Herman v. City of New York et al

Filing 26

ORDER granting 18 Motion to Dismiss for Failure to State a Claim: For the reasons stated in the attached Memorandum and Order, the private defendants' motion to dismiss is granted. Ordered by Judge John Gleeson on 3/9/2016. (Fallon, Ethan)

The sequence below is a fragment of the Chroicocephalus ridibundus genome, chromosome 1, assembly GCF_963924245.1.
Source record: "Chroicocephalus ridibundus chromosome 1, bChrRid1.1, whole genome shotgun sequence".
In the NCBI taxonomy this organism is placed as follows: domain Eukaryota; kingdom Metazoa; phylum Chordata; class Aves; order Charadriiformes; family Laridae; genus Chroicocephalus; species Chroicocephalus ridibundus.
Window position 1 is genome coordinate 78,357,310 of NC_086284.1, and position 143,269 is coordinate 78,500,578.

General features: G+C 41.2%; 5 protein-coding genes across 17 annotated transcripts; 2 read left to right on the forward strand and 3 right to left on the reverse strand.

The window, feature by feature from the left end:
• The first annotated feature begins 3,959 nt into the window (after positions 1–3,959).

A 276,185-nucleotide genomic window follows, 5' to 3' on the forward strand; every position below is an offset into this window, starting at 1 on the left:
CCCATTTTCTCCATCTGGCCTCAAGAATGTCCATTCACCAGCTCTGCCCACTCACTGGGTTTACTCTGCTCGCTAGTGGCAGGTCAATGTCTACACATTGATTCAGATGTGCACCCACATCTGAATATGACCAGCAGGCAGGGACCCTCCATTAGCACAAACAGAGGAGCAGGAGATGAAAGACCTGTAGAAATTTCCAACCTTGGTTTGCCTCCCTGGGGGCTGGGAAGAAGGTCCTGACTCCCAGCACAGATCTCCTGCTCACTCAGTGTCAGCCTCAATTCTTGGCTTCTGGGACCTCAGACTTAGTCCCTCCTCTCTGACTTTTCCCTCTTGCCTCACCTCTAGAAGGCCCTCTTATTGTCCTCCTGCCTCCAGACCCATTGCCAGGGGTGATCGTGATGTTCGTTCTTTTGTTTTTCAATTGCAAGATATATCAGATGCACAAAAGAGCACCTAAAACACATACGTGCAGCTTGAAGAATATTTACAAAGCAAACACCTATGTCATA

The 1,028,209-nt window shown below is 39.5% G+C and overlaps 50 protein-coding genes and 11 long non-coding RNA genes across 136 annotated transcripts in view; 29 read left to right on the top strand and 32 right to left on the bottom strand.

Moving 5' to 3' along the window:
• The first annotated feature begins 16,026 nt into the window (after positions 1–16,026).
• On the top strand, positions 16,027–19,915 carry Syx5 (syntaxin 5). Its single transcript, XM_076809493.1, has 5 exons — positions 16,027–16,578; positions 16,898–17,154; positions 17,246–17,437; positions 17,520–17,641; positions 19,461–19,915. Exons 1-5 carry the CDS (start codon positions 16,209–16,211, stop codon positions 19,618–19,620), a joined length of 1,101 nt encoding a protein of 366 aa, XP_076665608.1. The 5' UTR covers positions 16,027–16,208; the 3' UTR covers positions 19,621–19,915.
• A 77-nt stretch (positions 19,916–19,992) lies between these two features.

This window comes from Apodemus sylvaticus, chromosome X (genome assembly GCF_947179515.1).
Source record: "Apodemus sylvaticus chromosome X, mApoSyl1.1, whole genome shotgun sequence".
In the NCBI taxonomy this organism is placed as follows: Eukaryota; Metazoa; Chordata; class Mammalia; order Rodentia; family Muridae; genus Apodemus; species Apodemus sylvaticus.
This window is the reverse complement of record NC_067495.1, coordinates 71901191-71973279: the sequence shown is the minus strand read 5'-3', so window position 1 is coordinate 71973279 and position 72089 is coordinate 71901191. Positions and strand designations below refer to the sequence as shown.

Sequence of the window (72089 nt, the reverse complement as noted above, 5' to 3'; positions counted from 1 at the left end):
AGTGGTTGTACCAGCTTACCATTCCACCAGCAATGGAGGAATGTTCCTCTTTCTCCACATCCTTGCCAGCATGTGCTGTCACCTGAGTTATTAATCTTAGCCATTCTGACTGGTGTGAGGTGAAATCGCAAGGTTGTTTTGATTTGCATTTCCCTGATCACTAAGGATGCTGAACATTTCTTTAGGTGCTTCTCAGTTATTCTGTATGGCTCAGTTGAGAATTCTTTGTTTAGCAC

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UNITED STATES DISTRICT COURT EASTERN DISTRICT OF NEW YORK FOR ONLINE PUBLICATION JOEL HERMAN, Plaintiff, - versus THE CITY OF NEW YORK, et al., ROCHEL HERMAN, DAVID KLEIN, ARON GREENBERG, ARON MANDEL, JOEL TEITELBAUM, LEON EISNER, JOEL NAIM YACOOB, Defendants. A P P E A R A N C E S: THE SCHWARZ FIRM PLLC 954 Lexington Ave., No. 261 New York, NY 10021-5013 By: Simon Schwarz Attorney for Plaintiff JOSHUA E. ABRAHAM, ESQ. 230 Park Ave., Ste. 850 New York, NY 10169 By: Joshua E. Abraham Attorney for Defendants Rochel Herman, David Klein, Aron Greenberg, Aron Mandel, and Joel Naim Yacoob BAUMAN & KUNKIS, P.C. 14 Penn Plaza 225 West 34th St. New York, NY 10122 By: Martha H. Kunkis Attorney for Defendant Leon Eisner MEMORANDUM AND ORDER 15-cv-3059 (JG) JOHN GLEESON, United States District Judge: Plaintiff Joel Herman brings this action against defendants pursuant to 42 U.S.C. § 1983, claiming false arrest, malicious prosecution, and unreasonable search and seizure. Herman also alleges a violation of 42 U.S.C. § 1985(2) for conspiracy to deprive him of constitutional rights, as well as state law claims for malicious prosecution, civil conspiracy, and unlawful search and seizure. Defendants Rochel Herman, David Klein, Leon Eisner, Aron Greenberg, Aron Mandel, and Joel Naim Yaccob (collectively, the “Private Defendants”) move to dismiss the case pursuant to Federal Rule of Civil Procedure 12(b)(6), arguing that plaintiff fails to allege a legally cognizable cause of action against them. For the reasons stated below, I agree, and the motion is granted. BACKGROUND Herman’s amended complaint alleges the following facts, which I assume to be true for purposes of this motion. See, e.g., Freidus v. Barclays Bank PLC, 734 F.3d 132, 135 (2d Cir. 2013) (“On a motion to dismiss for failure to state a claim on which relief can be granted, we assume the truth of the facts alleged.”).1 Plaintiff Joel Herman and defendant Rochel Herman (“Rochel”) are married but have been separated since February 2010. Am. Compl. ¶ 33. They have three children together 1 Additionally, in considering a motion to dismiss, a court may take judicial notice of documents attached to, integral to, or referred to in the complaint, as well as documents filed in other courts and other public records. See, e.g., Global Network Commc’ns, Inc. v. City of New York, 458 F.3d 150, 157 (2d Cir. 2006); Subaru Distribs. Corp. v. Subaru of Am., Inc., 425 F.3d 119, 122 (2d Cir. 2005). The Court is also permitted to consider “documents either in plaintiff[’s] possession or of which plaintiff[] had knowledge and relied on in bringing suit.” Brass v. Am. Film Techs., Inc., 987 F.2d 142, 150 (2d Cir. 1993). The Court takes notice of three documents attached to defendant’s motion to dismiss: (1) a notarized audio transcript of a 911 call placed by the plaintiff on April 22, 2014; a criminal accusatory instrument attested to by defendant Weiber; and (3) an order to show cause signed by a state court on March 30, 2014. Plaintiff rightly assumes -- or admits to citing -- that the three exhibits meet the legal criteria for the Court to consider them. See Pl’s Opp. to Mot. to Dismiss at 31. 2 and are engaged in a long-standing and highly contentious divorce proceeding. Am. Compl. ¶ 21, 33. On April 22, 2014, two of their three children were brought from Rochel’s home to Herman for visitation. Id. at ¶ 35. At that time, the two children stated to him that the third child, Aron, was “injured in a playground fall earlier that day,” but they could not provide any additional details. Id. Herman walked to the local ODA Medical Center, a medical facility where his children frequent, to inquire if Aron had been treated there. Id. at ¶ 36. After learning that Aron was not treated at the medical center, Herman concluded that his third son was missing. Id. Herman asserts that he could not commence a search for his son until “late evening due to religious observances.” Id. At approximately 10:15 p.m., Herman called the 90th police precinct to report his child missing. Id. He was instructed to call 911 and file a missing person report, which he did. Id. Police Officers Anthony D’Alto and Daniel Marussich responded to the call and came to Herman’s residence to search for the child. Id. at ¶ 37; Abraham Decl., Ex. 2. Plaintiff continued to inform the police officers that his child was missing and that he was not aware of his wife’s home address. Abraham Decl., Ex. 2. The son was later found sleeping at Rochel’s home. Id. Plaintiff was arrested on May 26, 2014 and alleges that he was “rearrested” on May 27, 2014 while still in custody from that initial arrest. Am. Compl. ¶ 52, 53. Plaintiff was first arrested for calling 911 and filing a false missing-person report. Id.; Abraham Decl., Ex. 2. After that initial arrest, he was found to be possessing stolen credits, which was the basis for his second arrest or “re-arrest.” Id.; Abraham Decl., Ex. 2. Plaintiff was arrested a third time on May 30, 2014 for violating an order of protection issued by the state court judge presiding over his divorce proceedings. Am. Compl. at ¶ 76-87; see also Ex. 3. 3 DISCUSSION On a motion to dismiss pursuant to Rule 12(b)(6), a court must “accept all allegations in the complaint as true and draw all inferences in the non-moving party’s favor.” LaFaro v. N.Y. Cardiothoracic Grp., PLLC, 570 F.3d 471, 475 (2d Cir. 2009) (internal quotation marks omitted). To survive such a motion, a complaint must plead “enough facts to state a claim to relief that is plausible on its face.” Bell Atl. Corp. v. Twombly, 550 U.S. 544, 570 (2007). “A claim has facial plausibility when the plaintiff pleads factual content that allows the court to draw the reasonable inference that the defendant is liable for the misconduct alleged.” Ashcroft v. Iqbal, 556 U.S. 662, 678 (2009). “Threadbare recitals of the elements of a cause of action, supported by mere conclusory statements, do not suffice.” Iqbal, 556 U.S. at 662 (citing Twombly, 550 U.S. at 555). A plaintiff’s complaint “must at a minimum assert nonconclusory factual matter sufficient to nudge its claims across the line from conceivable to plausible to proceed.” EEOC v. Port Auth. of N.Y. & N.J., 768 F.3d 247, 254 (2d Cir. 2014) (quoting Iqbal, 556 U.S. at 680) (internal quotation marks omitted). A. Section 1983 Section 1983 provides “‘a method for vindicating federal rights elsewhere conferred,’ including under the Constitution.” Cornejo v. Bell, 592 F.3d 121, 127 (2d Cir. 2010) (quoting Baker v. McCollan, 443 U.S. 137, 144 n. 3 (1979)). To make out a claim under § 1983, a plaintiff must demonstrate that the challenged conduct was “committed by a person acting under color of state law,” and that the conduct “deprived [the plaintiff] of rights, privileges, or immunities secured by the Constitution or laws of the United States.” Id. (internal quotation marks omitted). “[T]he under-color-of-state-law element of § 1983 excludes from its reach ‘merely private conduct, no matter how discriminatory or wrongful.’” Am. Mfrs. Mut. Ins. Co. v. 4 Sullivan, 526 U.S. 40, 50 (1999) (quoting Blum v. Yaretsky, 457 U.S. 991, 1002 (1982)). The under-color-of-state-law requirement can be satisfied by actions taken by private individuals only in certain limited circumstances, such as where the private actor exercises powers “traditionally exclusively reserved to the State,” Jackson v. Metro. Edison Co., 419 U.S. 345, 352 (1974), or performs conduct that is “fairly attributable to the state.” Am. Mfrs. Mut. Ins. Co., 526 U.S. at 50. “To state a claim against a private entity on a section 1983 conspiracy theory, the complaint must allege facts demonstrating that the private entity acted in concert with the state actor to commit an unconstitutional act.” Spear v. Town of West Hartford, 954 F.2d 63, 68 (2d Cir. 1992). The private actor must be shown to be “a willful participant in joint activity with the State or its agents.” Adickes v. S.H. Kress & Co., 398 U.S. 144, 152 (1970). I conclude that Herman’s § 1983 claims against the Private Defendants are based on conclusory allegations that are insufficient to support a claim. See Spear, 954 F.2d at 68 (conclusory allegations that a private entity acted in concert with a state actor do not suffice to state a § 1983 claim against the private entity). Plaintiff asserts his claims in generic, broad strokes: “a careful reading of the Amended Complaint itself, shows an abundance of wellpleaded, clear and specific factual allegations of extensive involvement and entwinement between the Private Defendants and police detective WIEBER and the other NYPD officers and detectives, including high ranking supervisors, employed in the 90th police precincts . . . with each of the Private Defendants playing a distinct role in a prearranged plan, understanding and meeting of the minds . . . .” Pl’s Opp. to Mot. to Dismiss at 2. Yet plaintiff fails to state or point to actionable facts in the amended complaint that are legally sufficient for a § 1983 claim. In particular, the plaintiff alleges no specific facts that defendants Rochel, Klein, Eisner, and Mandel were involved in any significant way to arrest or prosecute him, or to deprive him of his 5 rights. Without more, the claims fail as a matter of law. See Segal v. Gordon, 467 F.2d 602, 608 (2d Cir. 1972) (“A complaint cannot escape the charge that it is entirely conclusory in nature merely by quoting such words from the statutes as artifices, schemes, and devices to defraud and scheme and conspiracy. (internal quotation marks omitted)). With respect to defendant Greenberg, the plaintiff alleges only that he provided a statement to a police officer and that the offer relied, in part, on his statement when deciding to arrest plaintiff with respect to Herman’s first arrest.2 Providing information to law enforcement -- even if that information is false or results in police action -- is insufficient to constitute “joint action” within the meaning of § 1983. Young v. Suffolk Cnty., 705 F.Supp.2d 183, 196 (E.D.N.Y.2010) (“The provision of information to or summoning of police officers, even if that information is false or results in the officers taking affirmative action, is not sufficient to constitute joint action with state actors for purposes of § 1983.” (citing Ginsberg v. Healey Car & Truck Leasing, Inc., 189 F.3d 268, 271 (2d Cir. 1999)); Valez v. City of New York, 2008 WL 5329974, at *1, *3 (S.D.N.Y. Dec. 16, 2008) (holding that plaintiff failed to state a § 1983 claim based on allegations that the defendants gave the police false information “out of malice and in an effort to get [the plaintiff] ejected from the home he was renting” where plaintiff failed to “allege facts suggesting that defendants and the police had any meeting of the minds or intent to conspire”); see also Del Col v. Rice, 2012 WL 6589839, at *8 (E.D.N.Y. Dec. 18, 2012) (“[T]o satisfy the joint activity requirement, there needs to be something more than an allegation that the private party supplied information, even false information, to the police.” (citing Stewart v. Victoria's Secret Stores, LLC, 851 F.Supp.2d 442, 446 (E.D.N.Y.2012) (“A private party 2 Plaintiff does not allege that defendant Greenberg was involved with the second or third arrests, which were based on allegations of stolen credit cards and a judicial order directing local authorities to assist in the return of Rochel and Herman’s son. 6 supplying information or seeking police assistance ‘does not become a state actor . . . unless the police officers were improperly influenced or controlled by the private party.’” (citations omitted))). With respect to defendant Yacoob, plaintiff alleges only that he appeared in state court where he lobbied for his prosecution; charges that were eventually dropped. See Am. Compl. at ¶ 85, 86. Assuming this allegation as true, it does not rise to the level of liability under § 1983. “A person who tells law enforcement authorities that he or she thinks that a crime has been committed and does no more, does not thereby put him- or herself at risk of liability for malicious prosecution should the arrest or prosecution later be abandoned or result in an acquittal.” Rohman v. New York City Transit Auth. (NYCTA), 215 F.3d 208, 217 (2d Cir. 2000); see also Kash v. Honey, 38 F. App'x 73, 76 (2d Cir. 2002); Sankar v. City of New York, 867 F. Supp. 2d 297, 310 (E.D.N.Y. 2012). I also note that if police officer actions are based on the officer’s own independent judgment, rather than the directive of the private party, the private party will not be deemed a state actor. See Shapiro v. City of Glen Cove, 236 F. App’x 645, 647 (2d Cir. 2007) (“No evidence supports [Plaintiff]’s contention that [the private defendant] acted jointly with the [municipal] defendants to deprive her of her constitutional rights, and ample evidence shows that the [municipal] officials who searched her house exercised independent judgment rather than acting at [the individual defendant’s] direction.”)); Fisk v. Letterman, 401 F.Supp.2d 362, 377 (S.D.N.Y.2005) (“[A] private party who calls the police for assistance does not become a state actor unless the police were influenced in their choice of procedure or were under the control of the private party.”); Serbalik v. Gray, 27 F.Supp.2d 127, 131–32 (N.D.N.Y .1998) (“[A] private 7 party does not act under color of state law when she merely elicits but does not join in an exercise of official state authority.” (citations omitted)). Accordingly, Herman’s allegations of joint action are insufficient to state a § 1983 claim against the private defendants, and I therefore dismiss these claims. B. Section 1985 Section 1985(2) contains two separate clauses. The first makes it unlawful for “two or more persons . . . [to] conspire to deter, by force, intimidation, or threat, any party . . . in any court of the United States from attending such court.” 42 U.S.C. § 1985(2). The second clause makes it unlawful for “two or more persons [to] conspire for the purpose of impeding, hindering, obstructing, or defeating, in any manner, the due course of justice in any State . . . with intent to deny to any citizen the equal protection of the laws . . . .” Id. The first clause expressly involves conspiracies to obstruct justice in federal courts, while the second clause involves conspiracies to obstruct justice in state courts. Unlike the first clause, which “outlaws all interference with any person’s attempt to attend federal court,” Keating v. Carey, 706 F.2d 377, 385 (2d Cir. 1983), the second clause explicitly requires that conspirators’ actions “be motivated by an intent to deprive their victims of equal protection of the laws.” This requirement has been interpreted to mean that plaintiff must allege discriminatory “racial, ethnic, or class-based animus” motivating the conspirators’ action. Zemsky v. City of New York, 821 F.2d 148, 151 & n. 4 (2d Cir. 1987) (citing Kush v. Rutledge, 460 U.S. 719, 722-24 (1983)). Here, there is no allegation that the alleged conspirators had any connection to pending proceedings in federal court. Further, there are no allegations that the purported conspirators were motivated by racial or other animus in any state court proceedings to deprive 8 Herman equal protection of the laws. Accordingly, Herman’s conspiracy claims under § 1985 also fail. C. State Law Claims Because Herman’s federal claims against the Private Defendants are dismissed, I decline to exercise supplemental jurisdiction over the state law claims he asserts against them.   CONCLUSION For the reasons stated above, the motion to dismiss the claims against the private defendants is granted. So ordered. John Gleeson, U.S.D.J. Dated: March 9, 2016 Brooklyn, New York 9